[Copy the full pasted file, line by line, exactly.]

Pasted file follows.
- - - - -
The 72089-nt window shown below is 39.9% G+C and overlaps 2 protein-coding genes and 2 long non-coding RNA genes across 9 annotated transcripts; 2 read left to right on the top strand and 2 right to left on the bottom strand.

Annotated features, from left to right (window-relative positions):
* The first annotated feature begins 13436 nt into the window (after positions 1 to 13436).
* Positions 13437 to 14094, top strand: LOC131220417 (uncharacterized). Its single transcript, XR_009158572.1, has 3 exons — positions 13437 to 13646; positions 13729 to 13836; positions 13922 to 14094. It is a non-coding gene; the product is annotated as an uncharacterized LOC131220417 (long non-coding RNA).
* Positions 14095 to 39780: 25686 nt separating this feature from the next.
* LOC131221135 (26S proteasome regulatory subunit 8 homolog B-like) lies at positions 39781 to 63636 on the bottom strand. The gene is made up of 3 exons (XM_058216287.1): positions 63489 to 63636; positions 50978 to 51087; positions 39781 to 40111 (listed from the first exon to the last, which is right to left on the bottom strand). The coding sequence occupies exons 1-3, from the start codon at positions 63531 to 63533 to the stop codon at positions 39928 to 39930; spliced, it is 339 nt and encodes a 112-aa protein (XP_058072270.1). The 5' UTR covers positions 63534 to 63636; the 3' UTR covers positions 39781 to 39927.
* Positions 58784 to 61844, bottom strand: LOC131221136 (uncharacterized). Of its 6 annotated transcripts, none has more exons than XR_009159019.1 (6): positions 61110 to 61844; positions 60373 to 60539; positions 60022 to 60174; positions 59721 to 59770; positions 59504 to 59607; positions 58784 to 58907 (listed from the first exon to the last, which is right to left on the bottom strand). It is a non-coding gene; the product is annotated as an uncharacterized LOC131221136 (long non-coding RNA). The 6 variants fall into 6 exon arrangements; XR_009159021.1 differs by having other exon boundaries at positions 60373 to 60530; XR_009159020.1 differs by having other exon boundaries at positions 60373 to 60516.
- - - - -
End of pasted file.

The 72089-nt window shown below is 39.9% G+C and overlaps 2 protein-coding genes and 2 long non-coding RNA genes across 9 annotated transcripts; 2 read left to right on the top strand and 2 right to left on the bottom strand.

Annotated features, from left to right (window-relative positions):
* The first annotated feature begins 13436 nt into the window (after positions 1 to 13436).
* Positions 13437 to 14094, top strand: LOC131220417 (uncharacterized). Its single transcript, XR_009158572.1, has 3 exons — positions 13437 to 13646; positions 13729 to 13836; positions 13922 to 14094. It is a non-coding gene; the product is annotated as an uncharacterized LOC131220417 (long non-coding RNA).
* Positions 14095 to 39780: 25686 nt separating this feature from the next.
* LOC131221135 (26S proteasome regulatory subunit 8 homolog B-like) lies at positions 39781 to 63636 on the bottom strand. The gene is made up of 3 exons (XM_058216287.1): positions 63489 to 63636; positions 50978 to 51087; positions 39781 to 40111 (listed from the first exon to the last, which is right to left on the bottom strand). The coding sequence occupies exons 1-3, from the start codon at positions 63531 to 63533 to the stop codon at positions 39928 to 39930; spliced, it is 339 nt and encodes a 112-aa protein (XP_058072270.1). The 5' UTR covers positions 63534 to 63636; the 3' UTR covers positions 39781 to 39927.
* Positions 58784 to 61844, bottom strand: LOC131221136 (uncharacterized). Of its 6 annotated transcripts, none has more exons than XR_009159019.1 (6): positions 61110 to 61844; positions 60373 to 60539; positions 60022 to 60174; positions 59721 to 59770; positions 59504 to 59607; positions 58784 to 58907 (listed from the first exon to the last, which is right to left on the bottom strand). It is a non-coding gene; the product is annotated as an uncharacterized LOC131221136 (long non-coding RNA). The 6 variants fall into 6 exon arrangements; XR_009159021.1 differs by having other exon boundaries at positions 60373 to 60530; XR_009159020.1 differs by having other exon boundaries at positions 60373 to 60516.